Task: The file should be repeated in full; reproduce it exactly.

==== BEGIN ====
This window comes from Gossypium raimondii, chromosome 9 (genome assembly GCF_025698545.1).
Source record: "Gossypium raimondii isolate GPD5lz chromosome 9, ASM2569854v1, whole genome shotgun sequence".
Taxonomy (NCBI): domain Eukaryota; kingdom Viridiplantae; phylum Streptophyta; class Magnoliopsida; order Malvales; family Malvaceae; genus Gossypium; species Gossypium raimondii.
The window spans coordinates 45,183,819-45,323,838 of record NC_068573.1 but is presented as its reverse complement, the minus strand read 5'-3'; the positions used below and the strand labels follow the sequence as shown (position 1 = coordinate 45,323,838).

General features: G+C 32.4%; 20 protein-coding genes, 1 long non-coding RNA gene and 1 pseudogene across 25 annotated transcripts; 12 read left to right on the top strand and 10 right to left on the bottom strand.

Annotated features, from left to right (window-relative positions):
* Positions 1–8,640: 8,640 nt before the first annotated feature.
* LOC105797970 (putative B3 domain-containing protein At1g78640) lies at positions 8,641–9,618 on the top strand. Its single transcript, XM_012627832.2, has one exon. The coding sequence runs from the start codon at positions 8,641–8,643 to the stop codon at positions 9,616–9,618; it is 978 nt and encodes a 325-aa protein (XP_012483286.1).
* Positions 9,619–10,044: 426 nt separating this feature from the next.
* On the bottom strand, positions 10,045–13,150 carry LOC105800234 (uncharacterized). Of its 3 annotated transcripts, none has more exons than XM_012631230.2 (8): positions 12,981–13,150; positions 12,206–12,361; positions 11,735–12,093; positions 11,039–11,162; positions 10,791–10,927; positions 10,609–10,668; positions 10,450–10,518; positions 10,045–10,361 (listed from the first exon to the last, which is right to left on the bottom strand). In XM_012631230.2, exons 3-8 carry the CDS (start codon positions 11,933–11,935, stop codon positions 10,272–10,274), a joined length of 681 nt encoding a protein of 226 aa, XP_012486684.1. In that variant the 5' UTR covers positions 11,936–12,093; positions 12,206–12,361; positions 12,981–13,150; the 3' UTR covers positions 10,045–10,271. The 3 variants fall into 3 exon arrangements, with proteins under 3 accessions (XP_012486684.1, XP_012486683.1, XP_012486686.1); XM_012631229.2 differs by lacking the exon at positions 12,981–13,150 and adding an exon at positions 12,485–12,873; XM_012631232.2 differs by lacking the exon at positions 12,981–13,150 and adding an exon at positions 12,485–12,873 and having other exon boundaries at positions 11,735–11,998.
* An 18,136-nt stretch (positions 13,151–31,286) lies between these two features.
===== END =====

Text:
This window comes from Gossypium raimondii, chromosome 9 (genome assembly GCF_025698545.1).
Source record: "Gossypium raimondii isolate GPD5lz chromosome 9, ASM2569854v1, whole genome shotgun sequence".
Taxonomy (NCBI): domain Eukaryota; kingdom Viridiplantae; phylum Streptophyta; class Magnoliopsida; order Malvales; family Malvaceae; genus Gossypium; species Gossypium raimondii.
The window spans coordinates 45,183,819-45,323,838 of record NC_068573.1 but is presented as its reverse complement, the minus strand read 5'-3'; the positions used below and the strand labels follow the sequence as shown (position 1 = coordinate 45,323,838).

General features: G+C 32.4%; 20 protein-coding genes, 1 long non-coding RNA gene and 1 pseudogene across 25 annotated transcripts; 12 read left to right on the top strand and 10 right to left on the bottom strand.

Annotated features, from left to right (window-relative positions):
* Positions 1–8,640: 8,640 nt before the first annotated feature.
* LOC105797970 (putative B3 domain-containing protein At1g78640) lies at positions 8,641–9,618 on the top strand. Its single transcript, XM_012627832.2, has one exon. The coding sequence runs from the start codon at positions 8,641–8,643 to the stop codon at positions 9,616–9,618; it is 978 nt and encodes a 325-aa protein (XP_012483286.1).
* Positions 9,619–10,044: 426 nt separating this feature from the next.
* On the bottom strand, positions 10,045–13,150 carry LOC105800234 (uncharacterized). Of its 3 annotated transcripts, none has more exons than XM_012631230.2 (8): positions 12,981–13,150; positions 12,206–12,361; positions 11,735–12,093; positions 11,039–11,162; positions 10,791–10,927; positions 10,609–10,668; positions 10,450–10,518; positions 10,045–10,361 (listed from the first exon to the last, which is right to left on the bottom strand). In XM_012631230.2, exons 3-8 carry the CDS (start codon positions 11,933–11,935, stop codon positions 10,272–10,274), a joined length of 681 nt encoding a protein of 226 aa, XP_012486684.1. In that variant the 5' UTR covers positions 11,936–12,093; positions 12,206–12,361; positions 12,981–13,150; the 3' UTR covers positions 10,045–10,271. The 3 variants fall into 3 exon arrangements, with proteins under 3 accessions (XP_012486684.1, XP_012486683.1, XP_012486686.1); XM_012631229.2 differs by lacking the exon at positions 12,981–13,150 and adding an exon at positions 12,485–12,873; XM_012631232.2 differs by lacking the exon at positions 12,981–13,150 and adding an exon at positions 12,485–12,873 and having other exon boundaries at positions 11,735–11,998.
* An 18,136-nt stretch (positions 13,151–31,286) lies between these two features.